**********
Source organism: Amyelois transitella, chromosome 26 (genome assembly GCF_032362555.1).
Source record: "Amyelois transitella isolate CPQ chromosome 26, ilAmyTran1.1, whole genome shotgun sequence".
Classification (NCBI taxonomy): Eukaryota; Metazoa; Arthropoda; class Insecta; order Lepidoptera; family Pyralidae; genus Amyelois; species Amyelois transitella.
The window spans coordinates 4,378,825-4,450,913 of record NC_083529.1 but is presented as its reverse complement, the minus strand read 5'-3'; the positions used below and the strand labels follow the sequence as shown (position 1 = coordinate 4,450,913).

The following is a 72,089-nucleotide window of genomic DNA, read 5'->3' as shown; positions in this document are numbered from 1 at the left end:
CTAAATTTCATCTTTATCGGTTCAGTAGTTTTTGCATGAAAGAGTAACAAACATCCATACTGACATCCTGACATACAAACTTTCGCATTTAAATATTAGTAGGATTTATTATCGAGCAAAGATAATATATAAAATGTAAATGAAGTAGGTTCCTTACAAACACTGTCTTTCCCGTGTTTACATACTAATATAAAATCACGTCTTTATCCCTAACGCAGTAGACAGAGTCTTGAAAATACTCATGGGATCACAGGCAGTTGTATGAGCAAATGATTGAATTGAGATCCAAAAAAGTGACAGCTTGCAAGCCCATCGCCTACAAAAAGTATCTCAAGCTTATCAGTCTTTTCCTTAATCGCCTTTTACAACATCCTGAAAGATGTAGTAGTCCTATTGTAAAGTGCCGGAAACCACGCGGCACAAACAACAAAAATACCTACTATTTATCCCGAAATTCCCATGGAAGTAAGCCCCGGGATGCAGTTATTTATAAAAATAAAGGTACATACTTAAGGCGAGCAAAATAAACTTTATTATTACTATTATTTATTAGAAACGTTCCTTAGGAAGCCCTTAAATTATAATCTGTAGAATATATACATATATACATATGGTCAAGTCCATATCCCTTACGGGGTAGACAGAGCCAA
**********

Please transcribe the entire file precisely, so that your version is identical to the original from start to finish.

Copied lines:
Source organism: Amyelois transitella, chromosome 26 (genome assembly GCF_032362555.1).
Source record: "Amyelois transitella isolate CPQ chromosome 26, ilAmyTran1.1, whole genome shotgun sequence".
Classification (NCBI taxonomy): Eukaryota; Metazoa; Arthropoda; class Insecta; order Lepidoptera; family Pyralidae; genus Amyelois; species Amyelois transitella.
The window spans coordinates 4,378,825-4,450,913 of record NC_083529.1 but is presented as its reverse complement, the minus strand read 5'-3'; the positions used below and the strand labels follow the sequence as shown (position 1 = coordinate 4,450,913).

The following is a 72,089-nucleotide window of genomic DNA, read 5'->3' as shown; positions in this document are numbered from 1 at the left end:
CTAAATTTCATCTTTATCGGTTCAGTAGTTTTTGCATGAAAGAGTAACAAACATCCATACTGACATCCTGACATACAAACTTTCGCATTTAAATATTAGTAGGATTTATTATCGAGCAAAGATAATATATAAAATGTAAATGAAGTAGGTTCCTTACAAACACTGTCTTTCCCGTGTTTACATACTAATATAAAATCACGTCTTTATCCCTAACGCAGTAGACAGAGTCTTGAAAATACTCATGGGATCACAGGCAGTTGTATGAGCAAATGATTGAATTGAGATCCAAAAAAGTGACAGCTTGCAAGCCCATCGCCTACAAAAAGTATCTCAAGCTTATCAGTCTTTTCCTTAATCGCCTTTTACAACATCCTGAAAGATGTAGTAGTCCTATTGTAAAGTGCCGGAAACCACGCGGCACAAACAACAAAAATACCTACTATTTATCCCGAAATTCCCATGGAAGTAAGCCCCGGGATGCAGTTATTTATAAAAATAAAGGTACATACTTAAGGCGAGCAAAATAAACTTTATTATTACTATTATTTATTAGAAACGTTCCTTAGGAAGCCCTTAAATTATAATCTGTAGAATATATACATATATACATATGGTCAAGTCCATATCCCTTACGGGGTAGACAGAGCCAA